Jeremiah Zaretsky grew up in a Jesus-believing Jewish home Toronto. He made a profession of faith in Y’shua (Jesus) at a young age. He received a B.A. in religious education from Canadian Bible College. Jeremiah’s participation with Jews for Jesus began with programs such as Halutzim, a two-week missions trip to New York City for young Jewish believers in Jesus. He and his wife Hannah also traveled with the ministry’s musical evangelistic team, the Liberated Wailing Wall.
When it comes to a particularly memorable aspect of his missionary training, Jeremiah says, “One thing I have learned through our ‘schedule-building’ lecture is what it means to be a good steward. I cannot evaluate the ‘success’ of my ministry by numbers per se, but I can look at my efforts and ask, ‘Was I faithful to do what God has called me to do with the resources and gifts He has given me to do it?’
“Using faithfulness as a benchmark is key, because it is so easy to get discouraged when you don’t see fruit. Building my schedule as a good steward will help me remember that I am not called to lead a certain number of Jewish people to the Lord, or to do this program or that ministry. What I am called to do is simply be faithful to the God who called me and works in me to accomplish His good purposes.”
Jeremiah’s hobbies include nature photography. He says, “I find a lot of satisfaction in capturing a stunning sunset or a grazing deer in a photograph. My dream is to take a picture of a grizzly bear up close and personal!”
Ziggy Rogoff was brought up in a kosher Jewish home in Redbridge, Essex, England. He attended Hebrew classes three times a week and celebrated his bar mitzvah in Jerusalem at the Western wall.
After finishing his post-doctoral studies in mathematics, Ziggy accepted a friend’s invitation to church, where he completed a course called “Christianity Explored.” After reading the Gospel of Mark he wondered: “Have I found the Messiah?” But he reasoned, “How can I accept Jesus as the Messiah when the rabbis have been rejecting Him for the last 2,000 years?” Reading Betrayed by Stan Telchin helped Ziggy to see how it is possible to be Jewish and believe in Jesus. He pored over the Old Testament prophecies and became convinced that Jesus is indeed Israel’s promised Messiah.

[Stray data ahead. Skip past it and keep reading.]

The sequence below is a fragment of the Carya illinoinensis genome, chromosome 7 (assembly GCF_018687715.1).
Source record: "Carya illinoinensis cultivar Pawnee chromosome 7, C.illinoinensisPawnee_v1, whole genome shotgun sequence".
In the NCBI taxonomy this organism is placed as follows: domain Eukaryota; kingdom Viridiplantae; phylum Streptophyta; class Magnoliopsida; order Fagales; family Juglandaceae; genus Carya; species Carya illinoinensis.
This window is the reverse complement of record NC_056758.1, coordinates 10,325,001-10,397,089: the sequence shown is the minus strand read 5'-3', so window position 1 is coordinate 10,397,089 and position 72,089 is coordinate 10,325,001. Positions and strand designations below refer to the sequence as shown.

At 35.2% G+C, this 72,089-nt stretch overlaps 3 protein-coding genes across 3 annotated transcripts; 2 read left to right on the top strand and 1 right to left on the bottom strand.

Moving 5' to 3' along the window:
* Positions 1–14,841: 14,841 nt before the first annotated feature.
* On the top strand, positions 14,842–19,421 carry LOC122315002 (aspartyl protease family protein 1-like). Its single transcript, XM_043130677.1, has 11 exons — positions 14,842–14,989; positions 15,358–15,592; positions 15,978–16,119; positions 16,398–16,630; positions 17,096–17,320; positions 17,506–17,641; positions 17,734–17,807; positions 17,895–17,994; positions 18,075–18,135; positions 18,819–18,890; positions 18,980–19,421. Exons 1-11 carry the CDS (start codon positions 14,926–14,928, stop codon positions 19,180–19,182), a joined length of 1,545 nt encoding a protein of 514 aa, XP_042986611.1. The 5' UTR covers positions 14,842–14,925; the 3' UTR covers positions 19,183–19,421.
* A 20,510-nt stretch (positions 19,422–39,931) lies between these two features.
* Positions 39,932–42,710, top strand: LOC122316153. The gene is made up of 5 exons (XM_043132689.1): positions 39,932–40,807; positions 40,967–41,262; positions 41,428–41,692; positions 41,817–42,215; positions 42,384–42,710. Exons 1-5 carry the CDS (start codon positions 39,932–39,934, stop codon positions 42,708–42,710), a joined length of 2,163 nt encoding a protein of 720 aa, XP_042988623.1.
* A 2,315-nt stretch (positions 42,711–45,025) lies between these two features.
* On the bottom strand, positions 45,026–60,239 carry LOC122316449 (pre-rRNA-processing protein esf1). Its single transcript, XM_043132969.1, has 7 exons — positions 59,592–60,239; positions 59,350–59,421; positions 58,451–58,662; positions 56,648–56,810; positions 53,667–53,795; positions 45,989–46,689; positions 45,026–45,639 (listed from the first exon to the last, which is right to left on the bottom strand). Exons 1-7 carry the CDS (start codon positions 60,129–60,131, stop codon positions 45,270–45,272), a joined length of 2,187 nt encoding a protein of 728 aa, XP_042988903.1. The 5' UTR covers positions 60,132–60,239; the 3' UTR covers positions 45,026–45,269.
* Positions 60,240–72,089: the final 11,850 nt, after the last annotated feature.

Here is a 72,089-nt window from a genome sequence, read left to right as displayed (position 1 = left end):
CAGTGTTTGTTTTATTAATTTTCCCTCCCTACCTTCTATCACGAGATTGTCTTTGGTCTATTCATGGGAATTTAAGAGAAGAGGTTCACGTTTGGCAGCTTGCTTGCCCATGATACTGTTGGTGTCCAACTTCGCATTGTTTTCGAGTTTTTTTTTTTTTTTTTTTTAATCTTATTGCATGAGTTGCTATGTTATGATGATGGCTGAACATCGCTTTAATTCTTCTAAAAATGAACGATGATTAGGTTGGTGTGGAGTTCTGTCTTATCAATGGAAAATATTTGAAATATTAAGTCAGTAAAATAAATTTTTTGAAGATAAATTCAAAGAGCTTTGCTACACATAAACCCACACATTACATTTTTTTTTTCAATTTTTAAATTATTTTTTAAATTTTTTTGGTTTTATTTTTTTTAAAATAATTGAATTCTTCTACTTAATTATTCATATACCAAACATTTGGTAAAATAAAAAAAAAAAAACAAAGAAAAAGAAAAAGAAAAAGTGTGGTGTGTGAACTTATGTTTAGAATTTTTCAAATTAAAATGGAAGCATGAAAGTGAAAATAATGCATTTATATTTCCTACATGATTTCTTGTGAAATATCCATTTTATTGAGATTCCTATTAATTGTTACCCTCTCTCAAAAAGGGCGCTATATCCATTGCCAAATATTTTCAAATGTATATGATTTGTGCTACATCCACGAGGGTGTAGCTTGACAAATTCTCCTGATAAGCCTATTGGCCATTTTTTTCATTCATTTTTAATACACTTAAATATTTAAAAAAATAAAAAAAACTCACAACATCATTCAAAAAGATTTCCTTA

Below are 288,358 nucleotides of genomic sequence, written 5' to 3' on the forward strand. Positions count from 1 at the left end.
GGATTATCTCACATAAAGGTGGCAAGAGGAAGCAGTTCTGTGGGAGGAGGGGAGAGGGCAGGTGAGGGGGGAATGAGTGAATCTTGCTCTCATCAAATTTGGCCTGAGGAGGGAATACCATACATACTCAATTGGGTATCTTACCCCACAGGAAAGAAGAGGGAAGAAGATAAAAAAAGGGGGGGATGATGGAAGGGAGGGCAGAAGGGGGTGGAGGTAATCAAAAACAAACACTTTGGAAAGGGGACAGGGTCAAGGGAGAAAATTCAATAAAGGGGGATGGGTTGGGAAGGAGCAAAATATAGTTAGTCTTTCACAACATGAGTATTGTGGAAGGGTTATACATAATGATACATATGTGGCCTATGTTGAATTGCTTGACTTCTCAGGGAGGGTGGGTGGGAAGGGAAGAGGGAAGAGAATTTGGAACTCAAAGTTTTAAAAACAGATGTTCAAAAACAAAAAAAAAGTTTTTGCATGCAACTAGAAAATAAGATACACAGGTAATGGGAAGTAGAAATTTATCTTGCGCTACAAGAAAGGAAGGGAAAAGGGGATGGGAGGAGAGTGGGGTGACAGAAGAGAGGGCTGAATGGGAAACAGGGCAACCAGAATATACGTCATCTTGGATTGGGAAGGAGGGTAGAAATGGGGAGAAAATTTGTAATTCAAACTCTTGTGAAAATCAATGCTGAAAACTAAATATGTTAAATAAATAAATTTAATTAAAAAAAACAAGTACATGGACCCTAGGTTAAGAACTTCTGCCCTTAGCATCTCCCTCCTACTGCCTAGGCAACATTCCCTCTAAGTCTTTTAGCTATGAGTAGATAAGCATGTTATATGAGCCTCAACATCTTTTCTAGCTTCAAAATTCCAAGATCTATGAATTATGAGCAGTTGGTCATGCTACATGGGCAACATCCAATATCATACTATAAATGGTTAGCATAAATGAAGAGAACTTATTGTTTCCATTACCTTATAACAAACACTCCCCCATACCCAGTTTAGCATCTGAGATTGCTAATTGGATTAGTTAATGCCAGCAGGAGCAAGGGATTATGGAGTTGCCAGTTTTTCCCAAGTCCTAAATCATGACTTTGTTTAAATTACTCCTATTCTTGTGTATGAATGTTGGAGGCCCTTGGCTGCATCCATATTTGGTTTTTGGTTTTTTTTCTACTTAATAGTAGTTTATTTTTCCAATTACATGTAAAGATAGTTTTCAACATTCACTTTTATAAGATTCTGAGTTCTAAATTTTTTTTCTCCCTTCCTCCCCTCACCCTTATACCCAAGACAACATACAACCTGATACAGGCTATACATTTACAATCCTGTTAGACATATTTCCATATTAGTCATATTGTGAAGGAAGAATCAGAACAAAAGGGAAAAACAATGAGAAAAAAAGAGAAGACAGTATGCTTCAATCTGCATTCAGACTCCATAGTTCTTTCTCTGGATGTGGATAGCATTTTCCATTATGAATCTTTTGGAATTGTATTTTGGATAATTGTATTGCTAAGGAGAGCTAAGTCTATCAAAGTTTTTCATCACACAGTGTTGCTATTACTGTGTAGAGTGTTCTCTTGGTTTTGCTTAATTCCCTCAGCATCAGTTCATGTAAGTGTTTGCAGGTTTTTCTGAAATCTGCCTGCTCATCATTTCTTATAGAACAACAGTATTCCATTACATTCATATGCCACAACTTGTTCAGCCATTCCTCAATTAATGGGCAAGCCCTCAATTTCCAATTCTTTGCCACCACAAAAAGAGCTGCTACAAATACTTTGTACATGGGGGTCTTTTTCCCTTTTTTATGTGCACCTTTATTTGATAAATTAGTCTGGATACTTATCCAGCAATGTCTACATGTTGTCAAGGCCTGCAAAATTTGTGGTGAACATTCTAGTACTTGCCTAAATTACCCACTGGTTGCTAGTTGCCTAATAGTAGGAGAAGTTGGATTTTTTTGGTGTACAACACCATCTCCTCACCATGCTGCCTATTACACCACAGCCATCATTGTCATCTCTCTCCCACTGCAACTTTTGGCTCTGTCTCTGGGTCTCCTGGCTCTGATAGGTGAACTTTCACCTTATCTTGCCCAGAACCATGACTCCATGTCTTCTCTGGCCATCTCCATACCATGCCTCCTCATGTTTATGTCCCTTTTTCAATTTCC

Ziggy connected with our London branch and took three weeks off from his job to join us on the London outreach. Then he took another week to visit Jewish inquirers with our London branch leader, Stephen Pacht. It didn’t take long for Ziggy to realize that he wanted to spend his life telling other Jewish people about the Messiah, Jesus.
Commenting on his training, Ziggy says, “I’ve learned that when I meet an unbeliever I have a choice of either speaking to their hearts or their heads. As I listen to each person, I now pray for an opportunity to speak to the heart, and I know that it is my privilege to serve that person.”
When it comes to hobbies, Ziggy says, “I carry a notebook around and write down the names of people I meet! Later I reflect upon the people I have met and pray for them.”
Please keep our trainees in prayer as they continue to learn how to fulfill their calling to make the Messiahship of Jesus an unavoidable issue to our Jewish people worldwide!
Please also remember to pray for Robyn Wilk, who is in charge of our training program.